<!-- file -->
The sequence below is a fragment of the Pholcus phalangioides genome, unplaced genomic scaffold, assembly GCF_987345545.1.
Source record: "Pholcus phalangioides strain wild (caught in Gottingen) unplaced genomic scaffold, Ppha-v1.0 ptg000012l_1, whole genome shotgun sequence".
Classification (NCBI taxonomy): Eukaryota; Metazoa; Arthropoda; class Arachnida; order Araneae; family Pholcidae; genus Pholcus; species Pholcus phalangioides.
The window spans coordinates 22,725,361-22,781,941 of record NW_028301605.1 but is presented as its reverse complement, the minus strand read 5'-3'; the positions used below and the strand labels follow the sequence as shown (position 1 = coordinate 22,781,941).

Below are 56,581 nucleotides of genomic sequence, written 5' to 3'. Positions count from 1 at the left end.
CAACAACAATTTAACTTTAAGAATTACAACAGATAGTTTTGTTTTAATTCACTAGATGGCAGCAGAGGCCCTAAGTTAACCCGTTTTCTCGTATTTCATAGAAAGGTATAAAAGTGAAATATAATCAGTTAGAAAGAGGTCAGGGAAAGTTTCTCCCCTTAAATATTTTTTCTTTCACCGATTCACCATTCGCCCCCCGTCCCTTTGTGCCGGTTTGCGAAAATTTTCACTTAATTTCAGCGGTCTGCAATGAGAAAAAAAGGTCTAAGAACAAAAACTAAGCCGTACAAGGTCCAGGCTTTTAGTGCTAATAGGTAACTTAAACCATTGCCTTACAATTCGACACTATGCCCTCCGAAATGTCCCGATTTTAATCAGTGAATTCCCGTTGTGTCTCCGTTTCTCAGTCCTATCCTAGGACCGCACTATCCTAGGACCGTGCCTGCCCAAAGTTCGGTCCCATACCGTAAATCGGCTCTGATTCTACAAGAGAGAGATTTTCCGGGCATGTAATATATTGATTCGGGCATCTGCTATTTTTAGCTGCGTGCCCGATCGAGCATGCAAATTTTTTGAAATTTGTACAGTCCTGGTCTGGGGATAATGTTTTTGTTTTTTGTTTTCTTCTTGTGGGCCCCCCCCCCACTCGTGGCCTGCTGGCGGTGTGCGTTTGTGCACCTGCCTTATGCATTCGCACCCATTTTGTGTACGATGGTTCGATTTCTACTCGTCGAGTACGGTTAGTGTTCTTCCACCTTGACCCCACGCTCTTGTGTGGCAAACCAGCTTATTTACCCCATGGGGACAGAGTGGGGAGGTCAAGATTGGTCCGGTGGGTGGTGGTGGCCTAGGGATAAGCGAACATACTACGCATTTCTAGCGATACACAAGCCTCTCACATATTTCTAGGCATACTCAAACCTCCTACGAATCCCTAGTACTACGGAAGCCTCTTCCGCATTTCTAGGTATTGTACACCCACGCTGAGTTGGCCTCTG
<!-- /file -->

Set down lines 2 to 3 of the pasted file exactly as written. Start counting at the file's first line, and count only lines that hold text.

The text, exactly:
Source record: "Pholcus phalangioides strain wild (caught in Gottingen) unplaced genomic scaffold, Ppha-v1.0 ptg000012l_1, whole genome shotgun sequence".
Classification (NCBI taxonomy): Eukaryota; Metazoa; Arthropoda; class Arachnida; order Araneae; family Pholcidae; genus Pholcus; species Pholcus phalangioides.